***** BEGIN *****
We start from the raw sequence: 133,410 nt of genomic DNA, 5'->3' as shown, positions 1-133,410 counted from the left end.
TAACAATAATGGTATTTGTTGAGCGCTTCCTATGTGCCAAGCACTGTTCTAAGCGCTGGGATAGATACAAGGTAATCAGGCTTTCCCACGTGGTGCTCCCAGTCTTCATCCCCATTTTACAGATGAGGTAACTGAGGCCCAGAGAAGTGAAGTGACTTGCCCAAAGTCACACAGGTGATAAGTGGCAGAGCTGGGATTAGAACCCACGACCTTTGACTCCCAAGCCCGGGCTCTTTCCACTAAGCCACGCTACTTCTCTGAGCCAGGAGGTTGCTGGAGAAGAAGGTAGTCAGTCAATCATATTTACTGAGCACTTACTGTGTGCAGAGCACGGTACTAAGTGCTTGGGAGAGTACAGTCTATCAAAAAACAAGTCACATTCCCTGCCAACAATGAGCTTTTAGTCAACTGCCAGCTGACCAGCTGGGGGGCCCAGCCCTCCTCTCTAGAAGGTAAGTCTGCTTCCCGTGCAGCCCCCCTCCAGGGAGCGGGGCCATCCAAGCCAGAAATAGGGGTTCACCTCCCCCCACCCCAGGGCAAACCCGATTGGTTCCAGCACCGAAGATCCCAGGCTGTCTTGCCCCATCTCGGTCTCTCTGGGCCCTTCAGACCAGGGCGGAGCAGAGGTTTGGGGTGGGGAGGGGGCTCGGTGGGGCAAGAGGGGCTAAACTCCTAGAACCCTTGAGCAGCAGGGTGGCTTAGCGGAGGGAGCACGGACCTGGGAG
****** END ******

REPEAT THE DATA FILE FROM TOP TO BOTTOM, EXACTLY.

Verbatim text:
We start from the raw sequence: 133,410 nt of genomic DNA, 5'->3' as shown, positions 1-133,410 counted from the left end.
TAACAATAATGGTATTTGTTGAGCGCTTCCTATGTGCCAAGCACTGTTCTAAGCGCTGGGATAGATACAAGGTAATCAGGCTTTCCCACGTGGTGCTCCCAGTCTTCATCCCCATTTTACAGATGAGGTAACTGAGGCCCAGAGAAGTGAAGTGACTTGCCCAAAGTCACACAGGTGATAAGTGGCAGAGCTGGGATTAGAACCCACGACCTTTGACTCCCAAGCCCGGGCTCTTTCCACTAAGCCACGCTACTTCTCTGAGCCAGGAGGTTGCTGGAGAAGAAGGTAGTCAGTCAATCATATTTACTGAGCACTTACTGTGTGCAGAGCACGGTACTAAGTGCTTGGGAGAGTACAGTCTATCAAAAAACAAGTCACATTCCCTGCCAACAATGAGCTTTTAGTCAACTGCCAGCTGACCAGCTGGGGGGCCCAGCCCTCCTCTCTAGAAGGTAAGTCTGCTTCCCGTGCAGCCCCCCTCCAGGGAGCGGGGCCATCCAAGCCAGAAATAGGGGTTCACCTCCCCCCACCCCAGGGCAAACCCGATTGGTTCCAGCACCGAAGATCCCAGGCTGTCTTGCCCCATCTCGGTCTCTCTGGGCCCTTCAGACCAGGGCGGAGCAGAGGTTTGGGGTGGGGAGGGGGCTCGGTGGGGCAAGAGGGGCTAAACTCCTAGAACCCTTGAGCAGCAGGGTGGCTTAGCGGAGGGAGCACGGACCTGGGAG